Then, the substantially pure hydrogen atmosphere is replaced by substantially pure nitrogen in the enclosure and the powder is heated to a second temperature which is higher than the first intermediate temperature. Generally, a temperature of at least about 550° C. to about 650° C. is used. Preferably, a temperature of at least about 600° C. is used. However, it is generally preferred if a temperature of at least about 650° C. to about 750° C. be used.
Thereafter, the powder is cooled under an inert atmosphere to at least a temperature where substantially no further oxidation of the powder occurs. Generally, the cooling will entail a return to near or at least ambient temperature.
As used herein, the term "substantially pure" for hydrogen or nitrogen means a purity of at least about 99 vol. %, preferably at least about 99.9 vol. %.
Further, as used herein the phrase "without substantial decarburization" generally means that the carbon content of the powder after treatment is at least about 75%, preferably at least about 90% of that prior to treatment. More preferably, it is at least about 95% of that prior to treatment.
Moreover, as used herein the phrase "substantially no further oxidation" means that an inert or non-oxidizing gas, such as nitrogen, is used and at a temperature where generally no further oxidation occurs.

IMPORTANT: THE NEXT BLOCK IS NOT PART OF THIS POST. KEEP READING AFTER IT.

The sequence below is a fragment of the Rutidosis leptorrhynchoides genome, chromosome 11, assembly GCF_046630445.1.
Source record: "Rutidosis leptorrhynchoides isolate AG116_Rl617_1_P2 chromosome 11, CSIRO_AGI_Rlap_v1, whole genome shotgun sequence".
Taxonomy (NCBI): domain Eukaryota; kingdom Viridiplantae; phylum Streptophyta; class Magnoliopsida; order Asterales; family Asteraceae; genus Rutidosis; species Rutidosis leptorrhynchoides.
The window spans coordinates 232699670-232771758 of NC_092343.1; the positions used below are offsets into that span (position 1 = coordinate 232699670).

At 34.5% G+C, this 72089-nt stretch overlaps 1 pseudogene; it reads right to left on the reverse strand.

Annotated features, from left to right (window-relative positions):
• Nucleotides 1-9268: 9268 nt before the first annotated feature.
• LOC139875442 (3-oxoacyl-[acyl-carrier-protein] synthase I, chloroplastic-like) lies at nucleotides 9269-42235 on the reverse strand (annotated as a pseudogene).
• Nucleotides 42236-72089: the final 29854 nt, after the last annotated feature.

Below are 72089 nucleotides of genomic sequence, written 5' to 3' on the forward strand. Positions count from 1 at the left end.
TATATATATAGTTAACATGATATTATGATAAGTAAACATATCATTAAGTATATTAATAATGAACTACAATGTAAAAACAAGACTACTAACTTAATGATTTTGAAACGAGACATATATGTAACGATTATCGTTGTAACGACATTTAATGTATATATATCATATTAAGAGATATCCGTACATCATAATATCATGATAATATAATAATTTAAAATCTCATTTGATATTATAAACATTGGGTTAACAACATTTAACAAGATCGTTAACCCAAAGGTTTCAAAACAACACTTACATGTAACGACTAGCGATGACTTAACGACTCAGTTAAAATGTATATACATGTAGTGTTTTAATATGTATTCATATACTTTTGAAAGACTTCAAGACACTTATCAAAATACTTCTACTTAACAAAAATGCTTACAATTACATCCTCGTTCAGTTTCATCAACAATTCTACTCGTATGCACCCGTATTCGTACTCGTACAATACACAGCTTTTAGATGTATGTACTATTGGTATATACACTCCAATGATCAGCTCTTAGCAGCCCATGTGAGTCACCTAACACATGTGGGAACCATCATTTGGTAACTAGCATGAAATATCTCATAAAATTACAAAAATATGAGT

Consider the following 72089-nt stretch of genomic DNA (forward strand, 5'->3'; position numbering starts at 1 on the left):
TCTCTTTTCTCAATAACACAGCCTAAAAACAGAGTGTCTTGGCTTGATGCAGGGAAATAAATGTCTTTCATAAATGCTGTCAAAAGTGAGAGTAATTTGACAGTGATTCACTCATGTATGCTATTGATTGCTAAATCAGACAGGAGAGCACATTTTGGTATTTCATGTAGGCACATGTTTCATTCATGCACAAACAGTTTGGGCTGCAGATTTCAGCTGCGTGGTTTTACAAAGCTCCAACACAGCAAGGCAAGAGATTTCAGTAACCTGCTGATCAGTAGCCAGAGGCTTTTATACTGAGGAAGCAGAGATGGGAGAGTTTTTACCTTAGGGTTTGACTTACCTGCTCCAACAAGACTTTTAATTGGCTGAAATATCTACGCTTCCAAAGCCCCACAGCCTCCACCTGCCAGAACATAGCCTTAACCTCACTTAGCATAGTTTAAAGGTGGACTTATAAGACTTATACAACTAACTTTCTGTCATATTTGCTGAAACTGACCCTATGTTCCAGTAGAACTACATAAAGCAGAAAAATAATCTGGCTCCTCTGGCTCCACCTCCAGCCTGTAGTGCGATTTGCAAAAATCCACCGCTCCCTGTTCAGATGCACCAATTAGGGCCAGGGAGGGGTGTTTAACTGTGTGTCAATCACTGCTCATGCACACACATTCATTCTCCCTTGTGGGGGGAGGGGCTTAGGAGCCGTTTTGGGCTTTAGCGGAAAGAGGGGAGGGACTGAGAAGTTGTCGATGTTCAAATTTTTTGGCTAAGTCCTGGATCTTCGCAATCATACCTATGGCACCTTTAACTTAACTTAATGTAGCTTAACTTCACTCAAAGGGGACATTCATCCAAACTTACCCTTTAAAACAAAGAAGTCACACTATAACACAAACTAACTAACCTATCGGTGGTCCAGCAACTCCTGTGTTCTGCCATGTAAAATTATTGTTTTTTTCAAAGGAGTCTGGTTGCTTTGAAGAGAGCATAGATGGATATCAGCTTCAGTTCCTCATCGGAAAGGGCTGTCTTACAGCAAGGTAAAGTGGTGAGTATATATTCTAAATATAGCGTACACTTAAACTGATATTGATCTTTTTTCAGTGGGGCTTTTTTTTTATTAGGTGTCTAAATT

Having generally described the present invention, reference will now be made to certain examples which are provided solely for purposes of illustrating the present invention and which are not intended to be limitative.
The carbonyl iron powder used above was treated in a batch furnace using a heating schedule consisting of a heating rate of 4° C.min-1 up to 270° C., hold for 30 minutes, then heat up again at 4° C.min-1 up to 700° C. and then cool down.
Up to 270° C., the gas was pure hydrogen with a dew point after running through the furnace of -30° C., and above 270° C., pure nitrogen with a dew point of -25° C. The volume of the furnace was 5 liters, 30 g. of powder was treated at a time using a gas flow rate of 11.min-1. The initial carbon and oxygen contents of the powder were 0.86 and 0.315 wt. %, respectively. After treatment, the carbon and oxygen contents of the loose powder compacts were 0.84 and 0.040 wt. %, respectively. Almost no decarburization and a reduction of most of the oxides were achieved. After treatment at 700° C. the loose powder compacts were easily broken down into a powder using a pestle and mortar.